New York State Court of Claims

New York State Court of Claims

PEREZ v. STATE OF NEW YORK, #2000-018-049, Claim No. 97844


Synopsis


Claimant failed to prove case by a preponderance of the evidence.

Case Information

UID:
2000-018-049
Claimant(s):
HERBY PEREZ
Claimant short name:
PEREZ
Footnote (claimant name) :

Defendant(s):
STATE OF NEW YORK
Footnote (defendant name) :

Third-party claimant(s):

Third-party defendant(s):

Claim number(s):
97844
Motion number(s):

Cross-motion number(s):

Judge:
DIANE L. FITZPATRICK
Claimant's attorney:
HERBY PEREZPro Se
Defendant's attorney:
ELIOT SPITZER
Attorney General of the State of New York
By: PATRICIA BORDONARO, ESQUIRE Assistant Attorney General
Third-party defendant's attorney:

Signature date:
October 5, 2000
City:
Syracuse
Comments:

Official citation:

Appellate results:

See also (multicaptioned case)



Decision
Claimant seeks compensation for all of his personal suffering as a result of the defendant's alleged negligence, dental malpractice, negligent infliction of emotional distress, and ministerial neglect pursuant to Public Officers Law §73(1)(d).

Claimant testified that while an inmate at Ogdensburg Correctional Facility, he went to the dental office on January 13, 1998, to have a tooth removed. In the process of removing the tooth, it broke off. The dentist then made an incision to claimant's gum to remove the remaining piece of the tooth, which required three stitches to close. According to claimant, the dentist never gave him instructions for how to care for the extraction site and did not provide any pain medication or antibiotics. Claimant testified that the left side of his face was swollen and he suffered significant pain. On January 15, 1998, claimant went out for sick call in order to obtain some pain medication. On January 21, 1998, when the dentist removed the stitches, claimant's face was still swollen. Apparently, claimant and the dentist engaged in a verbal altercation at that time, and the dentist allegedly threw claimant out of his office. Claimant apparently went out to sick call the next day, January 22, 1998, because he was still in pain. The dentist examined him, took an x-ray and could find nothing wrong.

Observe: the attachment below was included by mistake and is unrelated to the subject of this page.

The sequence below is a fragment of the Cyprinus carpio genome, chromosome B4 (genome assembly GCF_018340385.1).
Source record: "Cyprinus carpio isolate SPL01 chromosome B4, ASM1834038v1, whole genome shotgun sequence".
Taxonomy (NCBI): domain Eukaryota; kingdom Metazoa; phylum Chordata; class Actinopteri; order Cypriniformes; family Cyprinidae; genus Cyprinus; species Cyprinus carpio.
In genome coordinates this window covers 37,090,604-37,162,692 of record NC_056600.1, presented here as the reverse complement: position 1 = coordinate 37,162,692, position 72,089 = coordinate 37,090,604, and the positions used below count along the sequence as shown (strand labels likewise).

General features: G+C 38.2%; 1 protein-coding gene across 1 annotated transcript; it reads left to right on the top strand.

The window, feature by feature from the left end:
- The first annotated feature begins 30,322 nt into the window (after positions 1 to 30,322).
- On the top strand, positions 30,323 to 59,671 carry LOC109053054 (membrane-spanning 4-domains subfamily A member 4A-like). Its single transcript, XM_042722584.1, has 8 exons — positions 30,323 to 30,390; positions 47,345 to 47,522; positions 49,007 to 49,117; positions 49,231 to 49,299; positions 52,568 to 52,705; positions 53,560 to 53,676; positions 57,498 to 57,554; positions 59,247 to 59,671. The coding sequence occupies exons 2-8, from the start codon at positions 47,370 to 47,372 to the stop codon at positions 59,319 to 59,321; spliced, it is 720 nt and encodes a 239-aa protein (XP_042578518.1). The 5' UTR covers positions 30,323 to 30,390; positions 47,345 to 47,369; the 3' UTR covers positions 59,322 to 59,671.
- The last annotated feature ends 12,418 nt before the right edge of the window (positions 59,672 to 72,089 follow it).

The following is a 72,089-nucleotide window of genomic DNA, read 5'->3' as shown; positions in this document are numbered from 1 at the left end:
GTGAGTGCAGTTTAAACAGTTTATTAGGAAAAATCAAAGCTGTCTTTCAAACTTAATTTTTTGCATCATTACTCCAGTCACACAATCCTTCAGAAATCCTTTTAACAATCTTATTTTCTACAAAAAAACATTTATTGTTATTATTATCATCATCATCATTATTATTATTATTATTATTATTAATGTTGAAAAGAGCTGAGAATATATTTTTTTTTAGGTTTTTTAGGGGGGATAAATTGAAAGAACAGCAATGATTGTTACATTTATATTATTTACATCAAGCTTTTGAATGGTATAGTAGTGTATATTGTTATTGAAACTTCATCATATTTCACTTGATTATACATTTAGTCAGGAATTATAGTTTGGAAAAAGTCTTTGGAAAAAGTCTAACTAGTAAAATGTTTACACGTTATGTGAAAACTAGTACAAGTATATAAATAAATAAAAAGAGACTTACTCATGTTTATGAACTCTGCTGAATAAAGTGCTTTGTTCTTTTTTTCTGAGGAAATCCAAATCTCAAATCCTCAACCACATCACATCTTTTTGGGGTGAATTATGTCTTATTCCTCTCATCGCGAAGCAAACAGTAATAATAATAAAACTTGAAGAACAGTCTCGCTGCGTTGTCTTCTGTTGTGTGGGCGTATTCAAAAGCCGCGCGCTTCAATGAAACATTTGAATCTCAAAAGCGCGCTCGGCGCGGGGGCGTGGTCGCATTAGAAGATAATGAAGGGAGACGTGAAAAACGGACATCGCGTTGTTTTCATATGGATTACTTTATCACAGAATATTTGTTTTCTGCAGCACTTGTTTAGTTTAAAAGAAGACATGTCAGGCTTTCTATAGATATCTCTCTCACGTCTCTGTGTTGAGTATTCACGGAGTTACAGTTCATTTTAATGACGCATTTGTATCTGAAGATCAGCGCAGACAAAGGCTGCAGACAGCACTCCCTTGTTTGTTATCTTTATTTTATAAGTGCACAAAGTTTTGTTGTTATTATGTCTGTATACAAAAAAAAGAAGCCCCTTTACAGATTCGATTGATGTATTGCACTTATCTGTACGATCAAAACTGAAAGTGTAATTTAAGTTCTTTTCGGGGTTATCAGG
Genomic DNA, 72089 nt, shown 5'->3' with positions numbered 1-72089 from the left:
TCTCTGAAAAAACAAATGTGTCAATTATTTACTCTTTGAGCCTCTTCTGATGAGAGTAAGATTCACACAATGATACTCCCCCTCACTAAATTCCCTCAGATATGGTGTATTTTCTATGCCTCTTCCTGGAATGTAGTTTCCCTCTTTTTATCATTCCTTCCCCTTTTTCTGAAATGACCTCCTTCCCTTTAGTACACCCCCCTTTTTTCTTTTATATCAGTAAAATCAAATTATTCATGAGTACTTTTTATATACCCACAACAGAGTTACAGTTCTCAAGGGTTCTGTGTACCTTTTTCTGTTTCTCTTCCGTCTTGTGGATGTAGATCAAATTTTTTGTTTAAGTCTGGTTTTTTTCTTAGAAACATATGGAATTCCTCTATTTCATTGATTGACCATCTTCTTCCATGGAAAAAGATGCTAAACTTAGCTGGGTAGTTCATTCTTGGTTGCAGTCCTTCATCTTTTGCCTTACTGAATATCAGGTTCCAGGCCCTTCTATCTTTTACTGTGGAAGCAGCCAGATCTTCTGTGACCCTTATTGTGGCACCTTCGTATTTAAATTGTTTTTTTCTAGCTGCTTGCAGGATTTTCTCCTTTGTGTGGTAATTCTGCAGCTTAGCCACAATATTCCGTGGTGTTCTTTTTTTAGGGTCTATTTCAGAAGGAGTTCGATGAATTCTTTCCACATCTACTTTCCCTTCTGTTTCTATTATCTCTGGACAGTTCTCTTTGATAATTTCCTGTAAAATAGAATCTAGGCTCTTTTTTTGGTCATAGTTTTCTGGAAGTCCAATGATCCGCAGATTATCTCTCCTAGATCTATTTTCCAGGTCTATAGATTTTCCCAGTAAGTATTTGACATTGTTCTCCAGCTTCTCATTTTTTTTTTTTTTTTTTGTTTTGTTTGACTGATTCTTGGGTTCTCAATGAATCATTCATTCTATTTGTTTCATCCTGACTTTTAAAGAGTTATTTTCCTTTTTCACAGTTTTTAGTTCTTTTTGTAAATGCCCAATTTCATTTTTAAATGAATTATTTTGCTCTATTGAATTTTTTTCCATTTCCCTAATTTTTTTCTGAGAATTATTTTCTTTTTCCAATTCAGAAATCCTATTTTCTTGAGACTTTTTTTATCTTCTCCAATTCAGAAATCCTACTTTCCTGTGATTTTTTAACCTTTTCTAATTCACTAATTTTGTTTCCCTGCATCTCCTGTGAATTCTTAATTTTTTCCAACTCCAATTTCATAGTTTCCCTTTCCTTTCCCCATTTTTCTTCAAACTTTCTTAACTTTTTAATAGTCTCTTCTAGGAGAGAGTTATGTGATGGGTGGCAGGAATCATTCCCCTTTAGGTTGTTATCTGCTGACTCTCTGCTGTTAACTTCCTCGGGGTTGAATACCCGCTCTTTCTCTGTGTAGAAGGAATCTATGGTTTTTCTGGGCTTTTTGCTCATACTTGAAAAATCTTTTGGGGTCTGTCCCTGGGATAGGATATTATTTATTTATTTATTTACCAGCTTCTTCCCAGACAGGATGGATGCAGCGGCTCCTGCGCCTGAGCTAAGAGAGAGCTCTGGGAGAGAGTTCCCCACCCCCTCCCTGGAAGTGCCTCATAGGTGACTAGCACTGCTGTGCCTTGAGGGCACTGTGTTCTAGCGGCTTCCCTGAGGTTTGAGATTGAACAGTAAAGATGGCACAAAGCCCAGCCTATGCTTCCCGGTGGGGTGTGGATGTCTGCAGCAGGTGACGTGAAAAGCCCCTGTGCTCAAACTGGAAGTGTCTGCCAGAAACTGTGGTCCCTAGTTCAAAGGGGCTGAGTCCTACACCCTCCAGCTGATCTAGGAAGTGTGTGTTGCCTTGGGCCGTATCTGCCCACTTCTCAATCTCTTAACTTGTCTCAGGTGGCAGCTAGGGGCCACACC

Claimant testified that he submitted a grievance request for a referral to an outside specialist. That request was denied. Although the claim asserts both negligence and malpractice, whether a tooth has been properly extracted and whether follow-up treatment is necessary; and if so, what follow-up treatment is appropriate based upon the standard of care in the profession, are matters outside the common knowledge of the Court as fact finder. (
Wells v State of New York, 228 AD2d 581, lv. denied, 88 NY2d 814; Hale v State of New York, 53 AD2d 1025, lv. denied, 40 NY2d 804) As a result, expert testimony is necessary to allow the Court to render a proper determination of whether the duty of care owed to the claimant was breached. (Pike v Honsinger, 155 NY 201; Hale v State of New York, supra; Williams v State of New York, 164 Misc 2d 783, 785) Medical records alone are insufficient to permit the Court to determine whether the State's dentist committed malpractice. Without expert testimony, claimant has failed to establish a prima facie case of malpractice.
Claimant also cannot recover for ministerial negligence. Ministerial negligence involves the potential liability of a governmental entity for negligently performed ministerial acts of its employees meaning conduct requiring adherence to a governing rule with a compulsory result.
(Lauer v City of New York, 95 NY2d 95, 99) A ministerial act, as opposed to a discretionary act, is not protected by governmental immunity; and therefore, liability can attach for ministerial action which is tortious. (Lauer v City of New York, supra) Whether a dentist properly removed a tooth and provided appropriate follow-up treatment are not ministerial matters but rather issues of dental malpractice, which as determined above, claimant failed to prove.
Claimant's negligent infliction of emotional distress cause of action fails as well. Such a cause of action requires proof that the conduct is so extreme in degree and outrageous in character as to go beyond all possible bounds of decency so as to be regarded as atrocious and utterly intolerable in a civilized community. (
Naturman v Crain Communications, 216 AD2d 150; Hernandez v City of New York, 255 AD2d 202) The conduct must be such that it
unreasonably endangers one's physical safety or causes fear for one's physical safety. (Losquadro v Winthrop University Hosp. 216 AD2d 533) Claimant has failed to show the defendant engaged in such conduct.
Accordingly, the claim is DISMISSED. LET JUDGMENT BE ENTERED ACCORDINGLY.

October 5, 2000
Syracuse, New York

HON. DIANE L. FITZPATRICK
Judge of the Court of Claims